Additionally, you can take Neurology — one of our two required fourth-year rotations — as third-year electives.
Within the six clinical clerkships we incorporate a longitudinal course in ethics, dedicating at least one small-group session per clerkship to the ethical dimensions of clinical practice.
These sessions provide a forum to discuss your own cases and give you the means to navigate the ethical issues you’ll encounter in practice.
During our two-week intersession program, you will return to the classroom for lectures, seminars and small-group discussions about a variety of core topics relevant to patient care.
In previous years, our faculty have covered such subjects as:
The intersession program takes place between the first and second semester of your third year.
We will guide you in preparing your curriculum vitae and personal statements for residency program applications. You will meet with a student affairs dean to begin the preparation of the Medical Student Performance Evaluation (MSPE) — the Dean’s Letter — for your residency application.
This meeting combines the personalization of the MSPE with career choice, guidance and preparation of the application packet.
Individual advising takes advantage of the knowledge of advising faculty, either directly or through referral to an expert in your area of interest.
Your fourth year consists largely of electives. This arrangement individualizes your training as you continue sampling possible career choices, refining your clinical skills and preparing for residency.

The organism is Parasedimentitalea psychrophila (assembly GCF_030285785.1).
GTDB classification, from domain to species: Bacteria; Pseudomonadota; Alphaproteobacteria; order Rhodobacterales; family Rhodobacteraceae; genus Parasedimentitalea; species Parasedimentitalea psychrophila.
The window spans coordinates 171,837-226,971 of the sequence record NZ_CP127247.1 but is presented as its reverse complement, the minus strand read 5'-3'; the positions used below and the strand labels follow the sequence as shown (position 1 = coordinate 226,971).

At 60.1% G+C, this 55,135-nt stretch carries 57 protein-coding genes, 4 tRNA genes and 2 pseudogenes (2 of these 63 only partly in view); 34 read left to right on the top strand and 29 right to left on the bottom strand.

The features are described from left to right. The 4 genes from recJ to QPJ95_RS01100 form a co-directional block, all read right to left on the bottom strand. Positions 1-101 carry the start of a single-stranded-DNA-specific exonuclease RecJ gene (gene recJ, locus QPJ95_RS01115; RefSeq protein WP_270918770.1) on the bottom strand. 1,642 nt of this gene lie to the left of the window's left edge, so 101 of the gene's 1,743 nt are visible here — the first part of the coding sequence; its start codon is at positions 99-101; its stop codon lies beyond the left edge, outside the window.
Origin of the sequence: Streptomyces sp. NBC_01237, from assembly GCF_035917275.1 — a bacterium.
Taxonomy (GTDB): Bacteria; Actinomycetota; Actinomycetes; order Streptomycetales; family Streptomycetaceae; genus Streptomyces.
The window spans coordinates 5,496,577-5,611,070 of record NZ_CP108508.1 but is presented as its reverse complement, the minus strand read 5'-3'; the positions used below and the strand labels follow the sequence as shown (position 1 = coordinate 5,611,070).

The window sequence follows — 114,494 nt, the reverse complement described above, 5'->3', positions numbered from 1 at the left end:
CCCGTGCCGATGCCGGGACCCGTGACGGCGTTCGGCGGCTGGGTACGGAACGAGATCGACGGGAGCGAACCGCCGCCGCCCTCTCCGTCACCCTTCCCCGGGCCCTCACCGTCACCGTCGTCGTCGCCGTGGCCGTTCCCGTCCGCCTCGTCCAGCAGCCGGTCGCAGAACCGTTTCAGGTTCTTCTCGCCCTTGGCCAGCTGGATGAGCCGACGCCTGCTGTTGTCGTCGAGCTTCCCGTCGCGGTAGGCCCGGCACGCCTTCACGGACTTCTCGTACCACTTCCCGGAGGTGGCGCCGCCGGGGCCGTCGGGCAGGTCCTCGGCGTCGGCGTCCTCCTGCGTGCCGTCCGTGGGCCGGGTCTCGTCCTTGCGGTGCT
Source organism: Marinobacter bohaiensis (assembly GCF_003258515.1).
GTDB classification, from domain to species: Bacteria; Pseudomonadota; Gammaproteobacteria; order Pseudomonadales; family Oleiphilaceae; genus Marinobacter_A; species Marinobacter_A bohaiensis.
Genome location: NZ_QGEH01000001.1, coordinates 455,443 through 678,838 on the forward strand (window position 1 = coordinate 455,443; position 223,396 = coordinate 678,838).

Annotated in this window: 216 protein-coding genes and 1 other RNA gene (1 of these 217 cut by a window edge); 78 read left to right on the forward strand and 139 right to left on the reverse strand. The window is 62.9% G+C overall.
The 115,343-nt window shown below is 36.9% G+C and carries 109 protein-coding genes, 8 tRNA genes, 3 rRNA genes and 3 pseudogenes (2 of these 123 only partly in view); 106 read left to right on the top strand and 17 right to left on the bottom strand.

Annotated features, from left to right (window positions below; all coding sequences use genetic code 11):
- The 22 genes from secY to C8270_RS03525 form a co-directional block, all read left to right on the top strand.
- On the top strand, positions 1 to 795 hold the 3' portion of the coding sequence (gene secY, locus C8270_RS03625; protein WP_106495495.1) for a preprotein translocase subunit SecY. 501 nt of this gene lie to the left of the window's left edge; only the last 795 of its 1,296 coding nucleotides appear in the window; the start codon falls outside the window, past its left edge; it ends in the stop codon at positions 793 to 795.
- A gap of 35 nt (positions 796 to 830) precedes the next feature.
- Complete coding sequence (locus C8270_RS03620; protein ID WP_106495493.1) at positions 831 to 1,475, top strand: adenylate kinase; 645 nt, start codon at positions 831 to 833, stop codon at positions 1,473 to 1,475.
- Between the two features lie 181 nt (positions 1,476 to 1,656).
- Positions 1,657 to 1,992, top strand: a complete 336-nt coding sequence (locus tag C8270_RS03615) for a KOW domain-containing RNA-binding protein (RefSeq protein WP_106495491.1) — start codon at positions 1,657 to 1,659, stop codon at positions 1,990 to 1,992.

With the guidance of a faculty adviser, you will choose from our 200-plus offerings in such diverse specialties as anesthesiology, radiation oncology and neurosurgery.
You may also:
Depending on whether you took any required rotations during your third year, you will take between five and seven unrestricted electives during your fourth year.
You must take the following rotations to graduate:
If you have not taken Neurology during your third year of medical school, you will take it during your fourth.
You may only take Advanced Medicine during your fourth year.
You will be individually coached in the preparation of your residency application, and we will help you find a specialty match that aligns with your interest and academic performance. Match lists are reviewed as needed and progress through the application and interview processes is monitored.
Our experienced faculty, many of whom sit on residency selection committees, will perform mock interviews. These prepare you for your interviews and alert you to potentially challenging questions and interactions. Our goal is for you to present yourself in the best light.